IT was my 15th birthday. To celebrate I was taken to my first speedway match. Edinburgh Monarchs v Rye House Rockets. The Monarchs raced at Powderhall Stadium in those days. Long gone, Powderhall was bulldozed for new housing, but it was there I first experienced the thrill of a sport that had as much drama and excitement as any musical or theatre production I’d seen.
Having never been into football, it was the moment I realised speedway, or indeed any sport, had one advantage over staged performances - the drama, the emotion, is real, not dictated by script or process.
That truth is what our best actors and actresses strive to recreate when on stage.
So it has always amused me when folk in the theatrical circles I mix in discover my love of the sport.
Their confusion is visible and voiced before they realise it; ‘Motorbike racing! What!?!’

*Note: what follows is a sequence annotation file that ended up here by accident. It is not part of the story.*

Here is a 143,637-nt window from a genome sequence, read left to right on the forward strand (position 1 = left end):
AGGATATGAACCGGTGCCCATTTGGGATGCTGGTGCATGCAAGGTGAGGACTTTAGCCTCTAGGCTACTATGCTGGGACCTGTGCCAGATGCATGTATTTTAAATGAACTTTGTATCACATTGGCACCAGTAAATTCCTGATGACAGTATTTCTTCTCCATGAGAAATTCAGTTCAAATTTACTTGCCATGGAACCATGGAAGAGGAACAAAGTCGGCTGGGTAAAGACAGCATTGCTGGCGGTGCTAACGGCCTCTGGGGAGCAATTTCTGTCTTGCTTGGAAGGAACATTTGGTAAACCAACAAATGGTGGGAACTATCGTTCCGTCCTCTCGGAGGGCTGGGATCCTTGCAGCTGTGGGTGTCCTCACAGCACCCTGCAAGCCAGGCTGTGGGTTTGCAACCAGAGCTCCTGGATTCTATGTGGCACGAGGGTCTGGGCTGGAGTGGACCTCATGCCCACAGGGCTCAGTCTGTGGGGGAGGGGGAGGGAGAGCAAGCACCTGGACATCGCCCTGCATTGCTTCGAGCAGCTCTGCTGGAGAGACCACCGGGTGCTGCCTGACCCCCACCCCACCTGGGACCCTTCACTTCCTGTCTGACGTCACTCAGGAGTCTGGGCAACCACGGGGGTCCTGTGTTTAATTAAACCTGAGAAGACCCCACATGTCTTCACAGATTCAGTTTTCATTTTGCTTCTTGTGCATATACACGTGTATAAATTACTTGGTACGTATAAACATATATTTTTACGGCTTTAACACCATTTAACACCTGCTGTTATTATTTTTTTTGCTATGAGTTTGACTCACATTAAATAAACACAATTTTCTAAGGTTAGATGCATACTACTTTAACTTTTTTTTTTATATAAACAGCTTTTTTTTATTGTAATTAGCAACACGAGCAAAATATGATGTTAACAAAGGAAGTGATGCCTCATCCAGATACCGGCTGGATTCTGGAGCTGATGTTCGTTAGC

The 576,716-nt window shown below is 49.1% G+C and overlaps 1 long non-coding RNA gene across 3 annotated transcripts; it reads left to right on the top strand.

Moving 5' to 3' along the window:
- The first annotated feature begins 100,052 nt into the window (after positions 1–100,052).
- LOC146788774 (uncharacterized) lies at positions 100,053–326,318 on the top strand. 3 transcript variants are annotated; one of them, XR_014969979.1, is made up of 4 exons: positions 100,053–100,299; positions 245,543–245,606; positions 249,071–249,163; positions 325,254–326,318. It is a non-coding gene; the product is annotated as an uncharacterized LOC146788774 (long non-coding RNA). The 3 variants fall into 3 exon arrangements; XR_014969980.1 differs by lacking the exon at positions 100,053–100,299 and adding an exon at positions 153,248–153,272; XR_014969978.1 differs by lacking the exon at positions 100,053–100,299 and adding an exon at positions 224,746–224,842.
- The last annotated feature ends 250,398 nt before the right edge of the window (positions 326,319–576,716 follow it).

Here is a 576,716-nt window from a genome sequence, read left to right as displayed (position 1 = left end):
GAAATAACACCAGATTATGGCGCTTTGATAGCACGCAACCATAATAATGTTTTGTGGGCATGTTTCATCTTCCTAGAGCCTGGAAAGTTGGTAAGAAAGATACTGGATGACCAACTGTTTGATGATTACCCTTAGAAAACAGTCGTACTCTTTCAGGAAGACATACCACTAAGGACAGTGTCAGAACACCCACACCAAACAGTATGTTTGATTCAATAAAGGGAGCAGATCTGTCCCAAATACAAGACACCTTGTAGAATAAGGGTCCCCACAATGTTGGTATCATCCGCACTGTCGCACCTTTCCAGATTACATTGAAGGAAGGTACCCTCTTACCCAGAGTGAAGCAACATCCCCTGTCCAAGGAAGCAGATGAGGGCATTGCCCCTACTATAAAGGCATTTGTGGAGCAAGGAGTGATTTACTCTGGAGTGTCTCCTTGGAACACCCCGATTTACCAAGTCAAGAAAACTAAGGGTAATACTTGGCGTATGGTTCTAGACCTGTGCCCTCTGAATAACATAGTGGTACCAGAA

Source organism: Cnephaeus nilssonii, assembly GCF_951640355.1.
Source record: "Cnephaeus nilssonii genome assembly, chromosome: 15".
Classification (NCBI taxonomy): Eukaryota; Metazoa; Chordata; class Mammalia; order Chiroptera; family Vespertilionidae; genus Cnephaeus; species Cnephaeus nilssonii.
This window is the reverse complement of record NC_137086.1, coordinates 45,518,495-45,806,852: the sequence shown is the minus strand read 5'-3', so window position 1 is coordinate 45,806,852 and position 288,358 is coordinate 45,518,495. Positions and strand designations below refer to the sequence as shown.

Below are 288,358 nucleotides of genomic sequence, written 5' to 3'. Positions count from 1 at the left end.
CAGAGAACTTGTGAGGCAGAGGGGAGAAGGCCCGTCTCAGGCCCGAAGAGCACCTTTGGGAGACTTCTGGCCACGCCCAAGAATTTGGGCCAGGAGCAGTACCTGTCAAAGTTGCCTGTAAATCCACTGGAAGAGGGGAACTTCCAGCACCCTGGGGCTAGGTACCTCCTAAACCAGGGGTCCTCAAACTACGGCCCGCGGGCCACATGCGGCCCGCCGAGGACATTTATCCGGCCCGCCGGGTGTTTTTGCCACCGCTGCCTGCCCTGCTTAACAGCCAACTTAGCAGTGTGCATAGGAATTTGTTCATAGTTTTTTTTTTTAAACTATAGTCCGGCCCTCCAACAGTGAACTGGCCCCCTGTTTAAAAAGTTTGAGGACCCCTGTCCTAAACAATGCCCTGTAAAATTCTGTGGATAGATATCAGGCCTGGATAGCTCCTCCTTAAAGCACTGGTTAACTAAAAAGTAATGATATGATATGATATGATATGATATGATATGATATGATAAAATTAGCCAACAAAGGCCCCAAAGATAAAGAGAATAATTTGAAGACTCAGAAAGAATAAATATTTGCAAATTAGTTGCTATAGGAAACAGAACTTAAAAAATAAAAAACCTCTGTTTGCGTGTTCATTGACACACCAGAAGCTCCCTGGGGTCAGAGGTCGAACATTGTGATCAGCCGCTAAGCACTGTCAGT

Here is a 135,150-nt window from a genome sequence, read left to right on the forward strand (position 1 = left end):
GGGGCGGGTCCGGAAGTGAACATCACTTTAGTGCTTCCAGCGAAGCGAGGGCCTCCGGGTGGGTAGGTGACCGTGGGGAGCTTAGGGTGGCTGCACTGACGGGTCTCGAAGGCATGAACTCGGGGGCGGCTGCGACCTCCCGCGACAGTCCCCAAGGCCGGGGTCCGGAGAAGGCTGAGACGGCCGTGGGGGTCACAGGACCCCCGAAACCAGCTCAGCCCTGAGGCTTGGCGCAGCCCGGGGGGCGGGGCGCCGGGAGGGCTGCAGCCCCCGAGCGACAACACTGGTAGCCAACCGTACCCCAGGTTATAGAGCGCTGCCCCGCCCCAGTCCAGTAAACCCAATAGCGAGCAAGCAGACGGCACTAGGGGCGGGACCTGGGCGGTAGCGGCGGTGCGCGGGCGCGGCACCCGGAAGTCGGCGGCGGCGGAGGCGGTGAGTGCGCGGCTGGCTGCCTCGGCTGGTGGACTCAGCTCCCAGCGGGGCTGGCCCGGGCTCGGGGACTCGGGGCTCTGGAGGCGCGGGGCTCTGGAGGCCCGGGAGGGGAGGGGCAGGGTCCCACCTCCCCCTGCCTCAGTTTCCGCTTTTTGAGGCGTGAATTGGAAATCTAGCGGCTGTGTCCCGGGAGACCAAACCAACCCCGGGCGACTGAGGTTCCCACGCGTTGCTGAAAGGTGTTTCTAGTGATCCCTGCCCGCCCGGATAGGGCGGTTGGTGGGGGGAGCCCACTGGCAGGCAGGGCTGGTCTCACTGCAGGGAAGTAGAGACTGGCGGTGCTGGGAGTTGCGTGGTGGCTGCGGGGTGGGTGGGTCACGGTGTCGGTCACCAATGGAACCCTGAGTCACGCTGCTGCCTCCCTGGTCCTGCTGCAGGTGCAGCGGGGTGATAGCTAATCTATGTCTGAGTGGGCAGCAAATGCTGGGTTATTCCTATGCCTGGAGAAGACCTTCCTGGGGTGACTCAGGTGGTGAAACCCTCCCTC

A reassessment of any first impressions followed usually with a blurted, “Never had you down as a petrol head.”
I’m not; speedway bikes run on pure methanol. Nevertheless, somewhere an unwritten bylaw or some such seems to have been passed that theatre and motorsports don’t mix. Nonsense. And not just motorsports. Any sport provides much the same release as any scripted entertainment.
Actors, riders, players... all are paid to perform and entertain. Like pantomime, the good guys, the home team, are cheered; the baddies, the away team, jeered. Fans get caught up in the emotion and stories of riders and actors alike. There’s really little difference.
Like an unfolding soap, in form riders soar to new heights while others face the axe, team managers acting as script editors as one character is written out, another written in.
Notably, none of my speedway circle have ever been surprised by my love of theatre.